There’s a lot to think about in John Gapper’s excellent Financial Times piece on the curious state of the auction houses as they face a future with new CEOS and potentially new strategies:
Executives and specialists believe that Mr Murphy’s departure will ease the intense competition and allow the margins to expand at the top end. But that may be an idle hope. Not only could Sotheby’s itself become more aggressive under a new leader, with a more ambitious board, but the auction houses do not operate in a hermetically sealed world. They have to keep proving themselves against the new breed of contemporary art “superdealers”, such as Larry Gagosian and David Zwirner.
Gapper doesn’t say it. But the issue of guarantees is bound up in this competition between auction houses and dealers for market share. Direct guarantees from the auction house are a way to take sales away from secondary market dealers.
Some of these guarantees are laid off by auction houses to dealers, who try to support their own stock by ensuring that public sale prices stay at an elevated level. But although the auction houses and dealers embrace each other, they also compete for the attentions of the biggest collectors. “It is a symbiotic relationship, but the real juice is selling primary works to a guy like me, and the auction houses are not remotely in that business,” says one wealthy collector.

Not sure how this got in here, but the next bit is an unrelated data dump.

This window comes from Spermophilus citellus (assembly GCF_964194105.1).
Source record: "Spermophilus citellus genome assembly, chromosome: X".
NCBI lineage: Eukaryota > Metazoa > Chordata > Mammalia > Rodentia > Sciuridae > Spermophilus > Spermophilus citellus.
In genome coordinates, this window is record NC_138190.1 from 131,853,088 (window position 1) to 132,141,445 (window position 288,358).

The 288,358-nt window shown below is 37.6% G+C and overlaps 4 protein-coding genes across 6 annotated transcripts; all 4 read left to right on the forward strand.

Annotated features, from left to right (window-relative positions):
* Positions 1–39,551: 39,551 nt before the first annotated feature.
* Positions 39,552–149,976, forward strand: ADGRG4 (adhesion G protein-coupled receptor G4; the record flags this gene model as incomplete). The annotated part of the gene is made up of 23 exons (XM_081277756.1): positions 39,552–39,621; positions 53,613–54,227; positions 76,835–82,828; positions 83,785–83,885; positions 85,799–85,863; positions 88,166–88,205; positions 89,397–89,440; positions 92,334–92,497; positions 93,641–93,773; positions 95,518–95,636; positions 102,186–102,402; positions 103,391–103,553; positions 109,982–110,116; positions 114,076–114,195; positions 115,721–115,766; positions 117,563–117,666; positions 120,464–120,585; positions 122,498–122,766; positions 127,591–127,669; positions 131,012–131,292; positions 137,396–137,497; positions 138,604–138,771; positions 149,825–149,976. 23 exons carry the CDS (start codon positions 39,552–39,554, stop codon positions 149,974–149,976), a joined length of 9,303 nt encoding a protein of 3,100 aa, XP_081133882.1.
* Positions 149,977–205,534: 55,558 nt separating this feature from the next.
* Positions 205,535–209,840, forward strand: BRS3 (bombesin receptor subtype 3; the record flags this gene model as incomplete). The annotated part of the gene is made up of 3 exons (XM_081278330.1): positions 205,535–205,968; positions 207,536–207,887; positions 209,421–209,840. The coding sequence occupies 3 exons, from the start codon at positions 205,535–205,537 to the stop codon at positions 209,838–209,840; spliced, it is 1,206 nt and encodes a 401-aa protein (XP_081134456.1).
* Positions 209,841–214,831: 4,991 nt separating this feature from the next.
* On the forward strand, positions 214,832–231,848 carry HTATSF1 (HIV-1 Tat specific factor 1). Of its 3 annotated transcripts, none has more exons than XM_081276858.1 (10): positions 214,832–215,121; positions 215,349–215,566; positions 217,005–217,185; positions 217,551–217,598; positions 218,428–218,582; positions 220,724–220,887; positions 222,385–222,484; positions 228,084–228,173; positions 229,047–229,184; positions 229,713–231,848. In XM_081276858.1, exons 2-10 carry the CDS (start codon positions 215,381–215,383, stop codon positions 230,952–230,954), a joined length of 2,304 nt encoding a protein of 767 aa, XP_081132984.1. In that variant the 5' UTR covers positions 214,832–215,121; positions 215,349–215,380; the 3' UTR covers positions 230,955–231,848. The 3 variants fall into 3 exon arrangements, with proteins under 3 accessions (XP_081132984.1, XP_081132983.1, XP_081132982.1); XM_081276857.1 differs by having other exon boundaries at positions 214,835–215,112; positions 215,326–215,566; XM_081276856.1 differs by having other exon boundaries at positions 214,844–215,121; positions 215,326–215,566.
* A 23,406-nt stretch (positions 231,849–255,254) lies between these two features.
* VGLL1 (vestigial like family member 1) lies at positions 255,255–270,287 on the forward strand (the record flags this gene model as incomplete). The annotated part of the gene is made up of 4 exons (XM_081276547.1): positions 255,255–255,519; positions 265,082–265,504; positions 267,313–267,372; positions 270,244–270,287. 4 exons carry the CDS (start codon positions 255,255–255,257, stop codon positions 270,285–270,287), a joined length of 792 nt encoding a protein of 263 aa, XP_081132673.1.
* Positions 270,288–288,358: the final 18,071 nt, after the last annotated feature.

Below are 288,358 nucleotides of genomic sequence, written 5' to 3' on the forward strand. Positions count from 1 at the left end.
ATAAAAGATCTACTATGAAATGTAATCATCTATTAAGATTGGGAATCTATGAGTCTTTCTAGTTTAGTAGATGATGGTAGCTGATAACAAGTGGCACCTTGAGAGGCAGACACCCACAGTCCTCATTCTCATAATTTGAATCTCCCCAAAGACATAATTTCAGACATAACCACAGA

It’s not clear that Gapper’s source is right here. The money in the art market these last few years has come from secondary dealing, not representing artists for their primary deals which can be very expensive for the galleries. Gagosian, the pre-eminent dealer has built an empire as much on secondary dealing and market-making as anything else. But here’s where Gapper really gets down to brass tacks.
“There is deflation in a bull market, so God knows what happens when the next crash comes,” says one investor, referring to the narrowing margins at contemporary art auctions. In Miami this week, the champagne flowed and the incredible prices paid at the Christie’s and Sotheby’s sales last month kept the art market in good cheer. But in an industry where images mean everything, the reputations of these two companies will be on the block next year.
There’s no telling what direction either house will take under new leadership. At the moment, they’re quite far apart in their approaches to the business. Will they converge again or move more sharply apart in search of a viable long-term business.
Auction houses: Troubleshooters (FT.com)